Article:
Isn’t the prophet’s ministry perhaps his exhausting and holy existence between God’s holiness and the wretchedness as well as the moral impoverishment of the people? His admonishments to them in order that they might return to God, stop committing injustices and start to love their neighbour? And Jesus in fact, as a true prophet seeing in the woman’s love her healing and salvation, takes care of Simon who is the truly sick one.

The blindness of Simon, a religious man, is a severe prophetic and evangelical reprimand to all of us. What David our father was able to listen to and recognize from the lips of the Prophet Nathan in the Old Testament – “You are the man” (2 Sam 12:7) – the Gospel tells each one of us. Because the Gospel never confirms us in our prejudices. On the contrary, in revealing our hypocrisy, it warns us to awaken and be converted.

Just as Simon’s blindness is a severe reprimand, so the loving discernment of the woman and of Jesus are a fundamental magisterium for us. That woman, first among all, with the intuition of love sees in Jesus a poor man and also a man of God, true and compassionate, and does for him all that it is in her power to do, all that her deep knowledge of love suggests to her. In the Gospel it does not say that this woman is seeking forgiveness and salvation. No. And this is important too. Her own salvation can never be the purpose of love: it is only, but always, its consequence. For anyone who seeks to save his or her life loses it, and only a person who loses his life for love saves it. About that woman the Gospel speaks only of her great love and her ability not to let herself be inhibited by the master of the house, whose reaction she was well able to predict from experience.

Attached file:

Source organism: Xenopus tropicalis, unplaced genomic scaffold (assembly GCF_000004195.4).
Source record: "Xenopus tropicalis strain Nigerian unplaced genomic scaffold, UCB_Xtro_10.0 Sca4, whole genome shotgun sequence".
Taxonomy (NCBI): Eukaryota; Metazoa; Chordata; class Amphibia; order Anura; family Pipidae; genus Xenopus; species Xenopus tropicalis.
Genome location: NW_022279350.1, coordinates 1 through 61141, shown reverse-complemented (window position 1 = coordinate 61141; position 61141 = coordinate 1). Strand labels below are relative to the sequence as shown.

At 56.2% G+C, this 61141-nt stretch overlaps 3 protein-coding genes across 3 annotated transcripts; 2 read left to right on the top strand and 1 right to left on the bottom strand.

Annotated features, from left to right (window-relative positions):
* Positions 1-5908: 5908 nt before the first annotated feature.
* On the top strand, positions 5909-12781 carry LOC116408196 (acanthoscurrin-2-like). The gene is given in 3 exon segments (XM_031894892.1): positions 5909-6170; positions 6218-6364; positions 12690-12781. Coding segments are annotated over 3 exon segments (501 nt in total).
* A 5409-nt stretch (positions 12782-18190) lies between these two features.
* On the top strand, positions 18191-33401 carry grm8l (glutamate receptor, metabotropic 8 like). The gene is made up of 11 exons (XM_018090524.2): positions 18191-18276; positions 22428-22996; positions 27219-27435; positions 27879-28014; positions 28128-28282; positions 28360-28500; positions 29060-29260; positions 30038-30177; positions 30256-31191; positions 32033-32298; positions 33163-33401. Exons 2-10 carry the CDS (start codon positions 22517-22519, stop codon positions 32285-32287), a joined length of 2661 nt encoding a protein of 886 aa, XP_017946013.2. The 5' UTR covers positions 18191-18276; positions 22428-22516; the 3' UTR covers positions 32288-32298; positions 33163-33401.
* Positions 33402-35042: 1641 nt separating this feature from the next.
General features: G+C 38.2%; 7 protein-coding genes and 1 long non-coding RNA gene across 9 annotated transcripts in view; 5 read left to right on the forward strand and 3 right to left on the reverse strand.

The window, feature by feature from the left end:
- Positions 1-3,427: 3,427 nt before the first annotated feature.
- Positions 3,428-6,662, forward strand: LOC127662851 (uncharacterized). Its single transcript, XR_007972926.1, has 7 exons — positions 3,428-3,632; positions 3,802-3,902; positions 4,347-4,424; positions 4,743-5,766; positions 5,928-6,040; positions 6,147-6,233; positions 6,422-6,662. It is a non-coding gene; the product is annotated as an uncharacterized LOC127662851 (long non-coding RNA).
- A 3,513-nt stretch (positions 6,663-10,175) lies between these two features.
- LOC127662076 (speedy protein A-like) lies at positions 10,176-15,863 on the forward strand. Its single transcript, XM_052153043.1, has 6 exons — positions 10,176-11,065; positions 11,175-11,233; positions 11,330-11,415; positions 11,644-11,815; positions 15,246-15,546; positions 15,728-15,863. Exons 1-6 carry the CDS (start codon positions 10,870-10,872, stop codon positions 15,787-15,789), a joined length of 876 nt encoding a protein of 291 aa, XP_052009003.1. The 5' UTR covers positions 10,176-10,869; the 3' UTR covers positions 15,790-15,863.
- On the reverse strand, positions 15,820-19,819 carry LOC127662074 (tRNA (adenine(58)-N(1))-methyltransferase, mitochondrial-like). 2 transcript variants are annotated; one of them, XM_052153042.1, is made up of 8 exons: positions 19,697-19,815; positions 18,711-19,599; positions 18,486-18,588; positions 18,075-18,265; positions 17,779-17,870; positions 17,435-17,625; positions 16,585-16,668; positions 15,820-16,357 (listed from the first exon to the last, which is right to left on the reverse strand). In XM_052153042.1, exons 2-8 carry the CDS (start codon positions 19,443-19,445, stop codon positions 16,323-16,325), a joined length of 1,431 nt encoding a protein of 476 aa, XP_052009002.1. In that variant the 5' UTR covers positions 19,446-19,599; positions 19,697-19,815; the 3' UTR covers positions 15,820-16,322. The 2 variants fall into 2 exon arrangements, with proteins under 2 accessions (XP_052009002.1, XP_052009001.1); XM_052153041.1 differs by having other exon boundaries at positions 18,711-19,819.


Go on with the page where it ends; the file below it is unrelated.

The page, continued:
And the gaze of Jesus, who lets himself be filled with wonder as if by a revelation and can treasure these freely given and eloquent acts of love, is a magisterium for us. He can draw from them not only consolation but also edification and teaching for himself. Indeed, before being captured and killed, to give an eloquent sign of the greatness, humility and freedom of his love for the disciples, he bent over their feet and washed them. With this narrative the Gospel implores us to look and to discern in order to recognize love everywhere that it shows itself, not heeding people’s good or evil reputations, and to learn to love from them.

In speaking to Simon Jesus utters a twofold sentence: “Her sins, which are many, are forgiven for she loved much; but he who is forgiven little, loves little”, thereby testifying to a double link between forgiveness received and love. This twofold sentence, which does not speak of the difficulty of pardoning but rather of that of being aware of the other’s very need for forgiveness, is a good criterion for both the discernment and the interpretation of our loves: both of those that are happy and of those that are wretched, or those that are completely lacking.

We must ask ourselves about every kind of love that we experience whether it leads us to know ourselves better as people in need of forgiveness or whether, instead, it diminishes or even extinguishes our capacity to love.

Maria dell’Orto




St. Peter’s Square

Feb. 18, 2020